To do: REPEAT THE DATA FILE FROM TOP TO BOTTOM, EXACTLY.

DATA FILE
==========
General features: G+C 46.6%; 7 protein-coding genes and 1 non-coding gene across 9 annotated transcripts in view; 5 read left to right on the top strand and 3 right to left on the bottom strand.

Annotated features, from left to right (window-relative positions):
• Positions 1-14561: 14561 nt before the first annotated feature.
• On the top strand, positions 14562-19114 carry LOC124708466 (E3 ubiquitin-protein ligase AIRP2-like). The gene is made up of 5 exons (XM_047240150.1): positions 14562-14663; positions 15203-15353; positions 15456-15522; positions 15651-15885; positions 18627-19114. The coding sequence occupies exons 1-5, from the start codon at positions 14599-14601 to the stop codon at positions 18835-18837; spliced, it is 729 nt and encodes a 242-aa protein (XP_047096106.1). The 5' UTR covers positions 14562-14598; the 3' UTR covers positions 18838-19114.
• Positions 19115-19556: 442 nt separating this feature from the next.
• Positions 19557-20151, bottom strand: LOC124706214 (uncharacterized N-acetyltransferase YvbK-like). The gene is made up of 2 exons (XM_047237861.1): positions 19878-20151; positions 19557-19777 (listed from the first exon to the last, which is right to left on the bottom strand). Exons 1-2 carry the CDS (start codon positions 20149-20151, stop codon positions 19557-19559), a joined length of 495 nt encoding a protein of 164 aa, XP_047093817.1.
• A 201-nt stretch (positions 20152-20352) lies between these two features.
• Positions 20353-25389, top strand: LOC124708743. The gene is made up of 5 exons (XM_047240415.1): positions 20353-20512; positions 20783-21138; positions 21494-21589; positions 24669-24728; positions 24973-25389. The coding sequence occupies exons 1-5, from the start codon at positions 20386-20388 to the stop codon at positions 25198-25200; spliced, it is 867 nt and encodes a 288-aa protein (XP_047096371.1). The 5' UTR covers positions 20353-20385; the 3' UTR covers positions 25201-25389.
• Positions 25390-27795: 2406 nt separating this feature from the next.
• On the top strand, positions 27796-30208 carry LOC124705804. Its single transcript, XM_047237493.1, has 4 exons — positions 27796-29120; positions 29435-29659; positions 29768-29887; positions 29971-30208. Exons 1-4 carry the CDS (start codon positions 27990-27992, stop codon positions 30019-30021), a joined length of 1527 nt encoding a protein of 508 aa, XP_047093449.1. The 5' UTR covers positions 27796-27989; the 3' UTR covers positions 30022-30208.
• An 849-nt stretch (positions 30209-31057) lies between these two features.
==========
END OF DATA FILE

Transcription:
General features: G+C 46.6%; 7 protein-coding genes and 1 non-coding gene across 9 annotated transcripts in view; 5 read left to right on the top strand and 3 right to left on the bottom strand.

Annotated features, from left to right (window-relative positions):
• Positions 1-14561: 14561 nt before the first annotated feature.
• On the top strand, positions 14562-19114 carry LOC124708466 (E3 ubiquitin-protein ligase AIRP2-like). The gene is made up of 5 exons (XM_047240150.1): positions 14562-14663; positions 15203-15353; positions 15456-15522; positions 15651-15885; positions 18627-19114. The coding sequence occupies exons 1-5, from the start codon at positions 14599-14601 to the stop codon at positions 18835-18837; spliced, it is 729 nt and encodes a 242-aa protein (XP_047096106.1). The 5' UTR covers positions 14562-14598; the 3' UTR covers positions 18838-19114.
• Positions 19115-19556: 442 nt separating this feature from the next.
• Positions 19557-20151, bottom strand: LOC124706214 (uncharacterized N-acetyltransferase YvbK-like). The gene is made up of 2 exons (XM_047237861.1): positions 19878-20151; positions 19557-19777 (listed from the first exon to the last, which is right to left on the bottom strand). Exons 1-2 carry the CDS (start codon positions 20149-20151, stop codon positions 19557-19559), a joined length of 495 nt encoding a protein of 164 aa, XP_047093817.1.
• A 201-nt stretch (positions 20152-20352) lies between these two features.
• Positions 20353-25389, top strand: LOC124708743. The gene is made up of 5 exons (XM_047240415.1): positions 20353-20512; positions 20783-21138; positions 21494-21589; positions 24669-24728; positions 24973-25389. The coding sequence occupies exons 1-5, from the start codon at positions 20386-20388 to the stop codon at positions 25198-25200; spliced, it is 867 nt and encodes a 288-aa protein (XP_047096371.1). The 5' UTR covers positions 20353-20385; the 3' UTR covers positions 25201-25389.
• Positions 25390-27795: 2406 nt separating this feature from the next.
• On the top strand, positions 27796-30208 carry LOC124705804. Its single transcript, XM_047237493.1, has 4 exons — positions 27796-29120; positions 29435-29659; positions 29768-29887; positions 29971-30208. Exons 1-4 carry the CDS (start codon positions 27990-27992, stop codon positions 30019-30021), a joined length of 1527 nt encoding a protein of 508 aa, XP_047093449.1. The 5' UTR covers positions 27796-27989; the 3' UTR covers positions 30022-30208.
• An 849-nt stretch (positions 30209-31057) lies between these two features.